Rep. McGovern Visits Assumption to Help Raise Awareness for Hunger
U.S. Congressman Jim McGovern delivered a charge this week to a packed room of approximately 100 students, faculty and staff at Assumption College, challenging them to lobby their lawmakers to support local, state and federal anti-hunger and anti-poverty policies and legislation.
McGovern’s presentation, held March 31 in La Maison Française Salon, was part of a larger “community conversation”—and one of a number of efforts launched by Assumption students—to raise awareness of hunger in America and how it relates to Worcester, as well as to encourage individuals to think about what they could do to make a difference.
“In addition to your volunteer work, write to your elected officials, and watch how they vote,” advised McGovern, who delivers weekly speeches on the floor of the U.S. House of Representatives about ending hunger and has garnered national recognition for his “End Hunger Now” campaign. “We need to advocate for the hungry. We need a plan to end hunger, and I’m going to keep giving those weekly speeches until we solve the hunger problem.
“I am outraged that we live in a country with such riches, yet we tolerate poverty,” he said.
The conversation was organized by students in Assumption College Professor Lucia Knoles’ speech class, who have formed the group “Hounds Help Hunger”—a movement to promote awareness of hunger issues and provide support for St. John’s Food Pantry for the Poor in downtown Worcester.
Kyle Gallivan ’15 of Millbury, Mass., who introduced McGovern, shared several alarming statistics:
- One in three children living in Worcester are hungry or at risk of being hungry each month.
- In Worcester, the prevalence of hunger is six times the Massachusetts average.
- 33 percent of surveyed mothers in Worcester not living in shelters said there were days when their family members went without food.
- 72 percent of children in Worcester Public Schools are eligible for free- or reduced-cost meals.
According to the U.S. Department of Agriculture, more than 50 million Americans lived in “food insecure” households in 2013.
“This endeavor is bigger than just a class project,” said Gallivan, who majors in history and minors in business management. “It’s about raising awareness of the real issues in the community and erasing the stigmas that come with being hungry. No man, woman or child should ever go without food, and it’s our mission to make sure they don’t.”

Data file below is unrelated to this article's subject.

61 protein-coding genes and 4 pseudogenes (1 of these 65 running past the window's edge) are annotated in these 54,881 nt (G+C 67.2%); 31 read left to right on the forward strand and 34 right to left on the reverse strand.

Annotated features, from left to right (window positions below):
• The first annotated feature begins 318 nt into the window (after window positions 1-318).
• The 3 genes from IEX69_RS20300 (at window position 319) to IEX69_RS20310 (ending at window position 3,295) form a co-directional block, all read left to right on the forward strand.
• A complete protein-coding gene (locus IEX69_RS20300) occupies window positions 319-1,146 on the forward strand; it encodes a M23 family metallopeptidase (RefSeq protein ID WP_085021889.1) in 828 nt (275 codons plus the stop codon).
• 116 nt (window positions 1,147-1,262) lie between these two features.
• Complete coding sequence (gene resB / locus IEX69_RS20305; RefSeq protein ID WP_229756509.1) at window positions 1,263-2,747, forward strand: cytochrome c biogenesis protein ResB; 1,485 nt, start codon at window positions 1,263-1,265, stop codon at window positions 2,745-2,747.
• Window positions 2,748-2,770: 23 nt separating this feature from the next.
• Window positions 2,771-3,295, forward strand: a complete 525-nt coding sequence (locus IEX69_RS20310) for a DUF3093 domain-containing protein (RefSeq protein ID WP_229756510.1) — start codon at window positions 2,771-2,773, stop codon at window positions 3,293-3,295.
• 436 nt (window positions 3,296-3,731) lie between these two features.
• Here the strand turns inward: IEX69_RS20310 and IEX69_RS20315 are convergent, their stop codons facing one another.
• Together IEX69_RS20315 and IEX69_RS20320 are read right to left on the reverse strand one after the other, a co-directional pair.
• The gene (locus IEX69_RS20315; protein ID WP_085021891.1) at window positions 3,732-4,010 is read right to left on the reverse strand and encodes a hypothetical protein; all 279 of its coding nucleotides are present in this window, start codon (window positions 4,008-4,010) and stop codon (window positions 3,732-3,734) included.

McGovern, a married father of two, last year lived for a week on the federal Supplemental Nutrition Assistance Program (SNAP), formerly called Food Stamps, to show how difficult it is to eat nutritious meals on a budget of $1.40 per meal, per person.
“I can’t imagine what it would be like to tell my kids we don’t have food to eat,” he said.
Students involved with Hounds for Hunger have worked several shifts at St. John’s free breakfast line, which is sponsored by the food pantry and open seven days a week and have also promoted awareness of the problems of food insecurity through on campus efforts such as creating an informational brochure and distributing it at Hagan Campus Center, publishing an article in the Le Provocateur student newspaper, and filming a promotional video. They group also solicits donations of food and toiletries, and “dorm-storms” to collect bottles and cans that can be exchanged for money to support the food pantry as well.
The campaign’s crowning achievement/moment, though, was the “Hounds Talk Hunger with Congressman Jim McGovern” presentation. McGovern, a lifelong Worcester resident, took the lead role in the community discussion about the causes and effects of food insecurity—and what people can do about it. Also taking part in the dialogue were Assumption students and staff who have been involved in hunger-related programs through their involvement in the Reach Out Center, Service Learning, and/or Campus Ministry SEND mission trips.
Lauren Johnson ‘15 of Lynnfield, Mass., a biology major and economics minor, pointed out that hunger and poverty affects everyone.
“This problem is in our back yard,” she said. “Many people come to food pantries dressed in business suits. They say they had to decide between eating food and paying their rent.”
Katerina Reilly ’14, a Human Services and Rehabilitation Studies major from Wilmington, Mass., encouraged students to get involved in raising awareness for hunger and poverty.
“We’re blessed to have Assumption College educate us on social issues through SEND trips,” she said. “Sometimes we get caught up in lumping people into categories and stereotypes. ‘They’re homeless. They’re poor.’ Well, they are us. We need to look at people as family, and not as strangers.”
McGovern pointed out that there is not one single congressional district in the United States that is hunger free.
“Everybody fits into this category,” he said. “This is the richest country in the world, and we should be ashamed that we have a hunger problem. This problem is solvable. Ending hunger globally is something we can all work to solve in our lifetime.”
Kimberly Dunbar, Director of Public Affairs, Assumption College